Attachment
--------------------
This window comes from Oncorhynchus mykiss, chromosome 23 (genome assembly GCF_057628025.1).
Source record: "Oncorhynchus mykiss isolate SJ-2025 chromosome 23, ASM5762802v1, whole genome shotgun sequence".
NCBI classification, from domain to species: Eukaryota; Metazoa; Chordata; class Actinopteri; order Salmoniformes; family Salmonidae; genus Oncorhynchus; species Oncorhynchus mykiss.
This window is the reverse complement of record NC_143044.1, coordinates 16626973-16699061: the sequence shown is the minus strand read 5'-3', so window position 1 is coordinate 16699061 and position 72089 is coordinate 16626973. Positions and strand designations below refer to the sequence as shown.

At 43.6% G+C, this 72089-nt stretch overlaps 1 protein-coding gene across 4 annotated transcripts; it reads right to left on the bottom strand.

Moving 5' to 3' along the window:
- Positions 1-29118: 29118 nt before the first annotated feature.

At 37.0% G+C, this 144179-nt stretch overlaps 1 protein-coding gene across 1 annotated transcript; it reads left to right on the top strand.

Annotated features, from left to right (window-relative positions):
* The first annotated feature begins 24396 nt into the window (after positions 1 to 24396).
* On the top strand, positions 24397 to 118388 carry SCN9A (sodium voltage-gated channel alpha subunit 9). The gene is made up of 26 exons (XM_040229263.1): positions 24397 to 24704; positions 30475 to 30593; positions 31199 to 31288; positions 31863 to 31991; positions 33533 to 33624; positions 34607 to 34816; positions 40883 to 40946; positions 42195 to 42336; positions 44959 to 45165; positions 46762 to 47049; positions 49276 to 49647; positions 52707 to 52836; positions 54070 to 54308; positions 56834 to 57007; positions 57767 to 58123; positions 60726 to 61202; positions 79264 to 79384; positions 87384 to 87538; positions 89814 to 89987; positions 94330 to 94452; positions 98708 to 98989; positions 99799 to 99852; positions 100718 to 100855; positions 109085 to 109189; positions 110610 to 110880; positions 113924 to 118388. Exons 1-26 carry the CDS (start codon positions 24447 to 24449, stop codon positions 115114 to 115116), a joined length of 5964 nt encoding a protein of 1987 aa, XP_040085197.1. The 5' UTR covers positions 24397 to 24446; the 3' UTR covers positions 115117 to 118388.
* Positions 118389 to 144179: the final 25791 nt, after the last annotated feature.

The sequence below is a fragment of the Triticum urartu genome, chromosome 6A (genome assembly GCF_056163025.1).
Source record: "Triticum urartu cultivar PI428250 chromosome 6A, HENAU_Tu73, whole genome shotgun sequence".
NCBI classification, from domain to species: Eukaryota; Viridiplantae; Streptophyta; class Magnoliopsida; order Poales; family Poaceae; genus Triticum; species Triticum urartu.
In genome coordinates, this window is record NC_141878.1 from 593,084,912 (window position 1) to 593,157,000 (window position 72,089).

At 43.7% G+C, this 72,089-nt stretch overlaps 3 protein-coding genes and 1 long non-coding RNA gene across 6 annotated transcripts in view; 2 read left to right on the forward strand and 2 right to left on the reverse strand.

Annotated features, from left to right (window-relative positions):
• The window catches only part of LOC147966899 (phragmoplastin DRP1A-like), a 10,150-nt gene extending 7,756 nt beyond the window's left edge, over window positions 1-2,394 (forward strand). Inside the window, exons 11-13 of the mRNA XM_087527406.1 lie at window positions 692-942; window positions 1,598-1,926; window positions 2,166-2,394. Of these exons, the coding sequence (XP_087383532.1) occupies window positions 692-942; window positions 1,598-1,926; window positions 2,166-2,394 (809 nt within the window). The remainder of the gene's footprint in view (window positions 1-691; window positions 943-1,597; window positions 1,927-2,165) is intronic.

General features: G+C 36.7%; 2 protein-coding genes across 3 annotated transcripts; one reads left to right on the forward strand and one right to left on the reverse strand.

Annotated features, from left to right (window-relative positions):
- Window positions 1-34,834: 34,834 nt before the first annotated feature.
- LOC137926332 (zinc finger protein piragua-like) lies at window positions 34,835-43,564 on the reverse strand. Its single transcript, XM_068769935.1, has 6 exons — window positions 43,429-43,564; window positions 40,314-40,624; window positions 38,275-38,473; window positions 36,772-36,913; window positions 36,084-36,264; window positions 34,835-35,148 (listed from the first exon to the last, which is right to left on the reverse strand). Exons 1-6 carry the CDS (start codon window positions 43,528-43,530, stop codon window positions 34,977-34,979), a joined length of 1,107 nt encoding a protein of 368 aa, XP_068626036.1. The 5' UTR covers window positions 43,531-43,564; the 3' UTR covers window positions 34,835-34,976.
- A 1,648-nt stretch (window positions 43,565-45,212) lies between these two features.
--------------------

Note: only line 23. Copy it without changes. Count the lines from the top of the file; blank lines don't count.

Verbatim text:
- LOC137926332 (zinc finger protein piragua-like) lies at window positions 34,835-43,564 on the reverse strand. Its single transcript, XM_068769935.1, has 6 exons — window positions 43,429-43,564; window positions 40,314-40,624; window positions 38,275-38,473; window positions 36,772-36,913; window positions 36,084-36,264; window positions 34,835-35,148 (listed from the first exon to the last, which is right to left on the reverse strand). Exons 1-6 carry the CDS (start codon window positions 43,528-43,530, stop codon window positions 34,977-34,979), a joined length of 1,107 nt encoding a protein of 368 aa, XP_068626036.1. The 5' UTR covers window positions 43,531-43,564; the 3' UTR covers window positions 34,835-34,976.